Last week, the police went even further, returning for a second time to issue a warrant for a DNA sampling from one of Zig Zag’s housemates. They arrested him and took him to the police station where they took a blood sample without his consent.
Read here for the latest update.
The following is an “interview” between two Bay Area Intifada contributors and Zig Zag of Warrior Publications. Due to time constraints and the fact that everyone in the raided home had their electronics stolen, the interview was done through a mixture of instant messenger and emails over the span of two weeks–beginning shortly after the initial raid. Minor edits were made only to help with flow and readability:
Bay Area Intifada: First, how are you?? It must be a little tense.
Zig Zag: We’re all doing good. The most stress has been trying to work with this old-ass computer I’ve had donated for temporary communications work. We’ve also raised almost $6000 in two days, so we’re gonna be getting new computers and cell phones, turning a negative into a positive…
We don’t expect to get any of our stuff that the cops stole for a very long time. In other raids, people got their computers back months later and they were basically destroyed and unusable.
BAI: On that note of turning a negative into a positive: I hope we can help publicize/politicize what happened to ya’ll by putting more light on these police tactics, repression and the movement going on up there.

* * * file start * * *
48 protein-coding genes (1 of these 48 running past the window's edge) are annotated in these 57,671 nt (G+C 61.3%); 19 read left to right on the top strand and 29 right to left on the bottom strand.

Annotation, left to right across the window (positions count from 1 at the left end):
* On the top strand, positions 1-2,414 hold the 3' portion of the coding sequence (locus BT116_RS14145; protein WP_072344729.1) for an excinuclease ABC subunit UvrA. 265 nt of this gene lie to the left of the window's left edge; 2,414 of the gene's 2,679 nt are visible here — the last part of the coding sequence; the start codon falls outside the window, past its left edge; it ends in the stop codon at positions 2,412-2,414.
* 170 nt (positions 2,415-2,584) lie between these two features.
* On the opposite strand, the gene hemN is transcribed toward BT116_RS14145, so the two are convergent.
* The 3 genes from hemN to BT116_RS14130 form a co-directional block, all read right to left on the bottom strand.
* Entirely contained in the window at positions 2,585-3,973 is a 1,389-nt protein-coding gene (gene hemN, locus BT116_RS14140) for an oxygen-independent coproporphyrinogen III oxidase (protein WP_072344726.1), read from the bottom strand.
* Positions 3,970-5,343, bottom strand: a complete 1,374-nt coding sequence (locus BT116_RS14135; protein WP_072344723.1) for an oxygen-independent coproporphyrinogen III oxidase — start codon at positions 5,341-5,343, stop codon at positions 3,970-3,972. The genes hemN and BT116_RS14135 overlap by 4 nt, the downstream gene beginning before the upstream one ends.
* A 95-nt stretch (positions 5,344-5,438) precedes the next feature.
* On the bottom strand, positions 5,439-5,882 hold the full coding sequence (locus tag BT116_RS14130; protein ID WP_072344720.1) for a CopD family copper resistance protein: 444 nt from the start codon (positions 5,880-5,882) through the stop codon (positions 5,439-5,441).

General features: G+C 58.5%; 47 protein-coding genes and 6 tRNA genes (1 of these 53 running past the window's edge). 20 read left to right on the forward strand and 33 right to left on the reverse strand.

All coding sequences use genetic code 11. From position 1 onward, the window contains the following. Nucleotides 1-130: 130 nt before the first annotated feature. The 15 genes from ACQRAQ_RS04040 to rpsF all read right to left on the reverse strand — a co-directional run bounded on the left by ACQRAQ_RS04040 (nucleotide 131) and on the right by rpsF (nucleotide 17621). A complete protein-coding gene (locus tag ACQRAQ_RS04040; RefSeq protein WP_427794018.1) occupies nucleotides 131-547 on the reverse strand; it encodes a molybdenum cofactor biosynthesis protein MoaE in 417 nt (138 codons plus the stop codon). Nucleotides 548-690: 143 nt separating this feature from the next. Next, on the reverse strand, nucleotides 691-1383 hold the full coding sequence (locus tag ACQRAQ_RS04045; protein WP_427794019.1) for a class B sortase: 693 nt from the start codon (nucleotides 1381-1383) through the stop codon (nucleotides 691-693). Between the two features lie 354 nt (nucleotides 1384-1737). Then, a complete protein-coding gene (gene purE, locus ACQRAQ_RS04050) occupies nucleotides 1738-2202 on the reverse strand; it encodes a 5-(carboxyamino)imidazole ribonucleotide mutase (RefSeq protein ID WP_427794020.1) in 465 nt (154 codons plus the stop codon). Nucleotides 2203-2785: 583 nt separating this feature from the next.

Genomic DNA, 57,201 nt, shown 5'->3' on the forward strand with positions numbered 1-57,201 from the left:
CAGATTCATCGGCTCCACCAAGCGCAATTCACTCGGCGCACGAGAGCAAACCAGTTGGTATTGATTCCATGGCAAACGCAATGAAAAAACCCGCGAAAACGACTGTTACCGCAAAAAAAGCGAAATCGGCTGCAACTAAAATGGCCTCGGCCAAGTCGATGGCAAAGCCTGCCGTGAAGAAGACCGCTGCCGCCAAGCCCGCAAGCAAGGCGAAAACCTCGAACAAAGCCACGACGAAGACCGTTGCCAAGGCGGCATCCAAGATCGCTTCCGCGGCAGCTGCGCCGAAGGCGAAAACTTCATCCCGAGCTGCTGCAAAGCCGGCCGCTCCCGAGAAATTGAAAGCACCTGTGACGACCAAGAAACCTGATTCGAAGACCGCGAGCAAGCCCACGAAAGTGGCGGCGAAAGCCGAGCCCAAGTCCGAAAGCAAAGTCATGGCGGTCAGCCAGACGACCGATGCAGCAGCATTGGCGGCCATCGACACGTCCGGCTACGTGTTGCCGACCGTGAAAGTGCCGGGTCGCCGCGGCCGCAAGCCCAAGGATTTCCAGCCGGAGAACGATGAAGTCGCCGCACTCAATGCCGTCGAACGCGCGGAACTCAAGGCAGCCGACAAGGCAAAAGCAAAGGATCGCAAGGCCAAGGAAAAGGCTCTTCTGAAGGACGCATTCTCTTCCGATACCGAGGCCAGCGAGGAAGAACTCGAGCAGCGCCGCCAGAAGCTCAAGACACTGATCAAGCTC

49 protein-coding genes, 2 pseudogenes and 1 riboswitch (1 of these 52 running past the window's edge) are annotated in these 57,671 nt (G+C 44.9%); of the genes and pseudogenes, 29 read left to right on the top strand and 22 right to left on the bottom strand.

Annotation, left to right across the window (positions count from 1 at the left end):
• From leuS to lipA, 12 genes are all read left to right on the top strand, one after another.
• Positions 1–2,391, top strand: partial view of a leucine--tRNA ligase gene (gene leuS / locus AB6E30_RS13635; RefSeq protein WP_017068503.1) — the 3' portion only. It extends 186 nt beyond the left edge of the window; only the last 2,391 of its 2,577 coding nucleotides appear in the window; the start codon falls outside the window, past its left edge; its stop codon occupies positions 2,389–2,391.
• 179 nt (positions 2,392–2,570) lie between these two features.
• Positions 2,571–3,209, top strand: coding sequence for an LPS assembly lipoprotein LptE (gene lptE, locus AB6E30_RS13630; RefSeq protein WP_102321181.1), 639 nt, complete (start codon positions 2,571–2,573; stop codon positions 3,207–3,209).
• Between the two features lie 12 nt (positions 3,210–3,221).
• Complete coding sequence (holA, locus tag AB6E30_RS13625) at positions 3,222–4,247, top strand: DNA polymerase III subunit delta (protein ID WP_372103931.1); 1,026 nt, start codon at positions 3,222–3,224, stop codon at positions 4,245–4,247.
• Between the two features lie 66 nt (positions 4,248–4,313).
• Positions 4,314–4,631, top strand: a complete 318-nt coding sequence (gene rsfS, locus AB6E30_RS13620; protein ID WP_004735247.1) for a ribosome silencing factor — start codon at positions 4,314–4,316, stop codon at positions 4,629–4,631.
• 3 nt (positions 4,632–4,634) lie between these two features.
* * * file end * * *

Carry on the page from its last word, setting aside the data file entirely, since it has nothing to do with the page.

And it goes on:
ZZ: Well I think the raid has served to antagonize the more radical anti-pipeline movement types here, and has also impacted the more liberal types who see the raid as another example of authoritarian state methods of imposing these pipelines and oil tankers. This trend has been ongoing for a couple of years now, with government officials fear mongering anti-pipeline activists about being radicals, etc.
BAI: What’s the status on the legal situation? And the person who was taken into custody after the raid?
ZZ: Initially, they told him he was being charged with six counts of mischief under $5000. He was later released without charge, although the cops told him he may be charged later.
BAI: Did they hint at what charge they’d bring up later?